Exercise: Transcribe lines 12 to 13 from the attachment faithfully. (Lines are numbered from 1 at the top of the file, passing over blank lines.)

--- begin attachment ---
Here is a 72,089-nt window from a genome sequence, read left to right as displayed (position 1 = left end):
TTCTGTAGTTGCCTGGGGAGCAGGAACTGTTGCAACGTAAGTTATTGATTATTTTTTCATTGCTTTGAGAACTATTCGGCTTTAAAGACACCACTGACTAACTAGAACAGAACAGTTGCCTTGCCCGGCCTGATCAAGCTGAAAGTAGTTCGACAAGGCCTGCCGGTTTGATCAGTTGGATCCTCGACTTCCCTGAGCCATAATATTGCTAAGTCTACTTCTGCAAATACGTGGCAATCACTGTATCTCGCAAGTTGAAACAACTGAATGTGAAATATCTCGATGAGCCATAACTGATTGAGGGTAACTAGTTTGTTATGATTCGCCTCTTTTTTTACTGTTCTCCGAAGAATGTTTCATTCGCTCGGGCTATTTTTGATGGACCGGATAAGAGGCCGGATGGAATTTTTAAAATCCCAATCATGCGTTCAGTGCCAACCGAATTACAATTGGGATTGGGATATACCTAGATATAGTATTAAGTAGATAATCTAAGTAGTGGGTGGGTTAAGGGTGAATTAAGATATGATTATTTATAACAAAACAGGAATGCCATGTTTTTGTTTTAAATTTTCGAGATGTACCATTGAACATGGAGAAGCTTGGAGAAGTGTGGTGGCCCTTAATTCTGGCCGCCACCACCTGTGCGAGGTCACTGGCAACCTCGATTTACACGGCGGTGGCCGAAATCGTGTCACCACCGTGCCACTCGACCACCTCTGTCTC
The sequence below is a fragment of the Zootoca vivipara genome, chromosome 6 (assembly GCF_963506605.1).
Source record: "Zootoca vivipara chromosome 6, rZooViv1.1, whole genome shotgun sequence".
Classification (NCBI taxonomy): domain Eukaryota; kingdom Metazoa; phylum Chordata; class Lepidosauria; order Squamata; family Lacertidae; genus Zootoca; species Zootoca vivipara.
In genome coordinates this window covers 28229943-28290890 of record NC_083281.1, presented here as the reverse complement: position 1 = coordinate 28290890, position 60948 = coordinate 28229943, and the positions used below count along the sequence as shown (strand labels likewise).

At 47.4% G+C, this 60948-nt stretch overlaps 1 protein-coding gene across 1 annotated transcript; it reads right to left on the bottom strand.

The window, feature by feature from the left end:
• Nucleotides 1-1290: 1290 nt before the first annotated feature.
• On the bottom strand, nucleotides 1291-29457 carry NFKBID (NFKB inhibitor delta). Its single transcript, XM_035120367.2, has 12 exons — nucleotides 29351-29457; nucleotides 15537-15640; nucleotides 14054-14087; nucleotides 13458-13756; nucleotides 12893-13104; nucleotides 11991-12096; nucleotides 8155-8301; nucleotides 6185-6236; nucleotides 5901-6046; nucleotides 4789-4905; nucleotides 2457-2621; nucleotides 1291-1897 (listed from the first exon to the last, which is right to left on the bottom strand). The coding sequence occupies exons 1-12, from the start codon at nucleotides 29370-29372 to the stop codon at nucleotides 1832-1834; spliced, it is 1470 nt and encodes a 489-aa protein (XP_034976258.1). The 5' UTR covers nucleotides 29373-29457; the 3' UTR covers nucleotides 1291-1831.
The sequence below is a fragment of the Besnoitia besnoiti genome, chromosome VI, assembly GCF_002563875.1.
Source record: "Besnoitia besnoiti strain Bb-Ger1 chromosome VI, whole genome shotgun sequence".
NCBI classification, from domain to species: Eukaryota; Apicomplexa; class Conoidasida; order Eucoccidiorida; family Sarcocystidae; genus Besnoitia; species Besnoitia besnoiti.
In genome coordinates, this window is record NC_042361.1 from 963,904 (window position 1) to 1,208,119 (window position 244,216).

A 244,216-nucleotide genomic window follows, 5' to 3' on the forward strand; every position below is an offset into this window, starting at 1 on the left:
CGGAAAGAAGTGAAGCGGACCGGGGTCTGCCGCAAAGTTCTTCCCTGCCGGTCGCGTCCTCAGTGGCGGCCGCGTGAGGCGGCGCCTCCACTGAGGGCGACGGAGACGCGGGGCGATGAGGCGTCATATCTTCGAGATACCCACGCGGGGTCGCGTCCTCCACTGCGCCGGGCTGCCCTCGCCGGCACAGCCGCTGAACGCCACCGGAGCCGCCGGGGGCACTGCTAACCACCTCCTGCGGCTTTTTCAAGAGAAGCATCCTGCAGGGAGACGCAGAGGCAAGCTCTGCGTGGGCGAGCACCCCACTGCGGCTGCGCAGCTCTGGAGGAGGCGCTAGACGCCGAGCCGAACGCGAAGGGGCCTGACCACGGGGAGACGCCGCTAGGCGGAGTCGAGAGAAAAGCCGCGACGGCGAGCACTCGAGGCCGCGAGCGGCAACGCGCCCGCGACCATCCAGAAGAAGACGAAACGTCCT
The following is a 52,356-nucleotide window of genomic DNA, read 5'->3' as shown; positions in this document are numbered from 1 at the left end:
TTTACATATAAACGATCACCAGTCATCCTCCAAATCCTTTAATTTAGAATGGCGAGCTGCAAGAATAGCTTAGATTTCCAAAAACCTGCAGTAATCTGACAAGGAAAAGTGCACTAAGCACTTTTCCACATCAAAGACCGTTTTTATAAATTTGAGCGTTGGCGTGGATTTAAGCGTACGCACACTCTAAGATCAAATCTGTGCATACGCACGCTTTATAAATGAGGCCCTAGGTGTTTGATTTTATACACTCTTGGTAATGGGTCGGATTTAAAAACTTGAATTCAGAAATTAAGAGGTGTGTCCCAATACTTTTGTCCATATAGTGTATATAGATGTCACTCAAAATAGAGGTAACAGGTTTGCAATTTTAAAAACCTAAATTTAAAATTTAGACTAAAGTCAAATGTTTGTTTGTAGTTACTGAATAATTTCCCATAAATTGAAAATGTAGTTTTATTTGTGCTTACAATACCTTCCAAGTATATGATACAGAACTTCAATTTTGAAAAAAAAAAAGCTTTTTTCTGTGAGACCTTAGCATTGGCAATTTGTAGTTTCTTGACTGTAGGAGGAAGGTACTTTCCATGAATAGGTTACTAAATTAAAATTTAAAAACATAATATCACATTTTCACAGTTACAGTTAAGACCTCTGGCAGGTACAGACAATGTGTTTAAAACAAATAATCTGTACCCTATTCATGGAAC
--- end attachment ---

Source record: "Besnoitia besnoiti strain Bb-Ger1 chromosome VI, whole genome shotgun sequence".
NCBI classification, from domain to species: Eukaryota; Apicomplexa; class Conoidasida; order Eucoccidiorida; family Sarcocystidae; genus Besnoitia; species Besnoitia besnoiti.